Philadelphia Fringe Festival takes audiences to interesting spaces

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 Nick Stuccio is president and producing director of Fringe Arts. (Emma Lee/WHYY)

Nick Stuccio is president and producing director of Fringe Arts. (Emma Lee/WHYY)

Philadelphia’s Fringe Festival begins today.

Browse through this year’s catalog and you’ll find 190-plus performances listed. There’s dance, theater, comedy, and music spread out over two and a half weeks, at venues in town and on the outskirts.

This summer, Morning Edition host Jennifer Lynn has been thinking about the hundreds of volunteer dancers who will perform a 30-minute routine in front of the Philadelphia Museum of Art in what’s called “Le Super Grand Continental.” It’s one of many examples of big events that take place in interesting spaces.

She recently asked FringeArts President and Producing Director Nick Stuccio to talk about some of them.


Nick, I’m looking at the cover of this year’s Fringe Festival guide, and what the heck am I looking at? This is a guy. He’s kind of crouched down. He has a fleecy feather boa, some sort of 70s gigolo chains around his neck. 

And what is he offering you? He’s offering you a cookie.

It looks like cake.

Well, it’s a kind of a cake. It’s a kind of big cookie cake. Let’s say. It is the show “Do You Want a Cookie.” And this is one of our big shows this year. This is the Bearded Ladies Cabaret. John Jarboe. It’s in a big old warehouse in the Spring Garden neighborhood. He’s been researching for three or four years now the origins of cabaret.  And you sort of wander around this warehouse, create your own show. Artists kind of select you to see them.

To be drawn into the cabaret?

You’re drawn into this big, sort of, giant installation in this multi-floor warehouse. And there’s some seriously good talent.

This year you take people to Love Park for some free events. What’s happening there? 

Yup, the new beautiful Love Park. They reached out to us to say, ‘We’d love to have some Fringe activity.’ We did a call for artists with them. There were about 50 submissions and we picked three shows. And the one show that we’re all looking forward to is this unofficial tour of Love Park which is completely made up with no actual facts in it.

How do you pick? You pick three out of 50. 

I was not part of that process, but I had great smart producers doing that with a lot of park folks and they just looked at works that used the space best.

And I like this one. I saw it in the catalog it’s called The Museum Workout. And some dancers are taking regular people through the museum, the Philadelphia Art Museum, and they’re actually doing movement exercise, among the art. And I’m afraid a Picasso is going to go flying off the wall.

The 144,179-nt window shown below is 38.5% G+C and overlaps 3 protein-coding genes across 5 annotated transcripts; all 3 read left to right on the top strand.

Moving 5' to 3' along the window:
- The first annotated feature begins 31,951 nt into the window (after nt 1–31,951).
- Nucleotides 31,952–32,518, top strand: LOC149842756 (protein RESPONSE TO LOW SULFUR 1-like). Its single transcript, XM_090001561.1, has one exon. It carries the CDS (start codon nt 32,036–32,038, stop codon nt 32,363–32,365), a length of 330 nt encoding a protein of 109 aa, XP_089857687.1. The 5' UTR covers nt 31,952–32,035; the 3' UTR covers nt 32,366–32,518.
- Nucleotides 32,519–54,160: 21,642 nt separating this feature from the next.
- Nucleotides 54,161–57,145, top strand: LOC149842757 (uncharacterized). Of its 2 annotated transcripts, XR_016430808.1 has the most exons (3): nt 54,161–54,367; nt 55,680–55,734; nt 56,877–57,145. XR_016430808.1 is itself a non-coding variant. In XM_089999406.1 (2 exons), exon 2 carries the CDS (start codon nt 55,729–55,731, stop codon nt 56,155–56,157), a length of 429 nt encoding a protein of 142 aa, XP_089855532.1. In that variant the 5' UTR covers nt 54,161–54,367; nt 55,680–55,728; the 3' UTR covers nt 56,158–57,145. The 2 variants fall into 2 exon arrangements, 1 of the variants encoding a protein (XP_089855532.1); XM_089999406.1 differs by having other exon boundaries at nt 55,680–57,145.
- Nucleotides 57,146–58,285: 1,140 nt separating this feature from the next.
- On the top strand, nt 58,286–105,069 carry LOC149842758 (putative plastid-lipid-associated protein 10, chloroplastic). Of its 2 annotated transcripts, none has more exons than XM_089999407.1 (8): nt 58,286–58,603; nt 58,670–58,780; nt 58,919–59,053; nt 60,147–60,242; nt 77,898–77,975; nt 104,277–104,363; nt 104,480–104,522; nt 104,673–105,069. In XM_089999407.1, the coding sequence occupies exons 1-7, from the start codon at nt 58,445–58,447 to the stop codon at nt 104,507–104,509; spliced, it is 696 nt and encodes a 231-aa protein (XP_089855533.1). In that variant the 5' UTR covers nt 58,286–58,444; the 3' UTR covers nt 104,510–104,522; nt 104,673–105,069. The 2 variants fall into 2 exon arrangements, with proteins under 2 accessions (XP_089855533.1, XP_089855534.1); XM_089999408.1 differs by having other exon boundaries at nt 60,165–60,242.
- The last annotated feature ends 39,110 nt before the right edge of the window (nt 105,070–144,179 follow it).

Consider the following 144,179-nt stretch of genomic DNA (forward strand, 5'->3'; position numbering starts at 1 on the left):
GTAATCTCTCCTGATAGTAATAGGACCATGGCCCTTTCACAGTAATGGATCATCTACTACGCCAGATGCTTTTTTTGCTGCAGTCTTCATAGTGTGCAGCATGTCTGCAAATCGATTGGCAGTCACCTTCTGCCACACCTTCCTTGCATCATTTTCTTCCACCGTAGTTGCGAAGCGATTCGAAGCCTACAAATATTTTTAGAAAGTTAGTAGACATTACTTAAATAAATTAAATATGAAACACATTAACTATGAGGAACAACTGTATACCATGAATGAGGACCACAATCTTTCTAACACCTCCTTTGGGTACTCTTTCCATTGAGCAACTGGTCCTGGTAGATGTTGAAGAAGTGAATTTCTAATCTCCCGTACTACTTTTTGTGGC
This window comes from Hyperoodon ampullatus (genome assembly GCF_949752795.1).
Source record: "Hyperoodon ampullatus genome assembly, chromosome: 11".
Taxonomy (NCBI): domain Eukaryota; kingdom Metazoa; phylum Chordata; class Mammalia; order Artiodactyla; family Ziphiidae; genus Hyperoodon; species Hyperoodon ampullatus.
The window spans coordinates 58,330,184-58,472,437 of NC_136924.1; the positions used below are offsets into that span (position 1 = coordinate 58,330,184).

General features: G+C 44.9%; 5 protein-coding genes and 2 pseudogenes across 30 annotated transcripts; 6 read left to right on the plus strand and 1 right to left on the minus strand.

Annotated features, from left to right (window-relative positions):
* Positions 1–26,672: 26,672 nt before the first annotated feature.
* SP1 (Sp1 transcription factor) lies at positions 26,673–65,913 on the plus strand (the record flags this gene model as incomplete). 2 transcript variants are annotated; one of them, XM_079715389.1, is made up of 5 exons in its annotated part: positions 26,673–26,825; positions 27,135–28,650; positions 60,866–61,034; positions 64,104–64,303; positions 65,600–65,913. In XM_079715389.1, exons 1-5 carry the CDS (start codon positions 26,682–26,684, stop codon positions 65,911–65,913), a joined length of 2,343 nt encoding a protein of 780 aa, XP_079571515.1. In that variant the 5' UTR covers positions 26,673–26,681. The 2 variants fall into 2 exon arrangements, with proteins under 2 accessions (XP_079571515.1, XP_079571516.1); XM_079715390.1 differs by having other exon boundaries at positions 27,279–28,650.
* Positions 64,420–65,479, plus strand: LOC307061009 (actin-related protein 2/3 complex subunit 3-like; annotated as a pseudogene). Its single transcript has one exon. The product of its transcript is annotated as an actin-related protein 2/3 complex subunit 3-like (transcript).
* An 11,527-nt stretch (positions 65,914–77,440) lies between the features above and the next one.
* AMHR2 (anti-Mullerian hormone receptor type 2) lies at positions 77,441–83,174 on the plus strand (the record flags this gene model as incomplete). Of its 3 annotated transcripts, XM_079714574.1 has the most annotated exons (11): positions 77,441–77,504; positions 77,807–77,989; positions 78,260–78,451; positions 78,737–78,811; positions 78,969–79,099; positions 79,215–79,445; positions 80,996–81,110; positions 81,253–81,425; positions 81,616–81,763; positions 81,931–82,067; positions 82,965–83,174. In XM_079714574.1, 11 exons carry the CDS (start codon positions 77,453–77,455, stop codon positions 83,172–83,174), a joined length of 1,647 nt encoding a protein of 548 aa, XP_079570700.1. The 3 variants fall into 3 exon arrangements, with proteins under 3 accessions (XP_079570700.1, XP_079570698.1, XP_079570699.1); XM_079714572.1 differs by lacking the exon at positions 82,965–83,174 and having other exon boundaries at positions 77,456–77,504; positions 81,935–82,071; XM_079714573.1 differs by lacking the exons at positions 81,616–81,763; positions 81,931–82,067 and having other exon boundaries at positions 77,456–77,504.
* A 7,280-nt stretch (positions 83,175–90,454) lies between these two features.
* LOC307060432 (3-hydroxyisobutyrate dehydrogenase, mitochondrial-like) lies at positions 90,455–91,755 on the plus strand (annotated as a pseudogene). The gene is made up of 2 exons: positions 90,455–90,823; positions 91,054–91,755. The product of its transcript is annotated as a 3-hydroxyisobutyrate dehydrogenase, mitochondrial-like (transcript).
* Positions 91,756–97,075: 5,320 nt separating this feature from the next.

It might. It might that might happen. There are only about 20 people and you buy a ticket. You’ll do a tour of about half a dozen works. You’ll learn about these works. But while you’re learning about them you are getting a real workout.

Let’s go down the road of the Navy Yard. What’s happening there? 

We’re bringing two works by this kind of famous guy named Heiner Goebbels, this German artist, that is really a revolutionary maker of performance. He’s a composer and a director. And we’re bringing his famous piece called, Stifters Dinge. And this piece is a play without actors, piano piece without pianists. And is this really cool piece. I saw this about 10 years ago — it’s taken a long time for us — we got a big Pew grant to bring it. And it’s the guts of five pianos — grand pianos — being played robotically. And while that’s happening the entire giant set is moving slowly at the audience. There’s wind. There’s rain. There’s ice. It’s this big environmental piece.

The other work by Heiner Goebbels is Songs of Wars I Have Seen.  

And that is a reference to the Gertrude Stein text.

The novelist Gertrude Stein.

Yes, Gertrude Stein wrote this detailed account of her observations of World War II sort of just the everyday mendacity of life during war. And that text is being spoken by female musicians both from Tempesta di Mare and the Philadelphia Orchestra are coming together to do this composition. So it’s a concert music concert while the female musicians deliver this beautiful Gertrude Stein text.

And is there something missing this year? Doesn’t local star Martha Graham Cracker usually kick off the fringe with a cabaret? Where is Martha? 

Martha, Dito Van Reigersberg, as you may or you not know, was the star of a big Vegas show.

Okay. 

So, yes, he won’t be at Fringe this year, but we’re doing a big annual holiday show with Martha that’s always something not to be missed.

So what kicks off the Fringe 

Le Super Grand Continental that will really kick off the fest. There are 170 independent shows. And we have a new app this year. Great app. You must download the app because you can see what’s hot. You can see what people are liking, what tickets they’re buying. I just polled my staff. Which shows are everybody interested in seeing? I can tell you Behold Her — which is a show about Jewish American feminine identity. That’s a show people are really interested in. And of course, “Close Your Legs, Honey.” It’s a musical and that is trending and that’s very hot.

Close Your Legs — the musical. Okay.

Close Your Legs Honey — the musical. And White Feminist is the other one that’s getting a lot of attention.

Okay. A few tips from you and your staff. 

They know what’s hot.

Thank you, Nick.

My pleasure.

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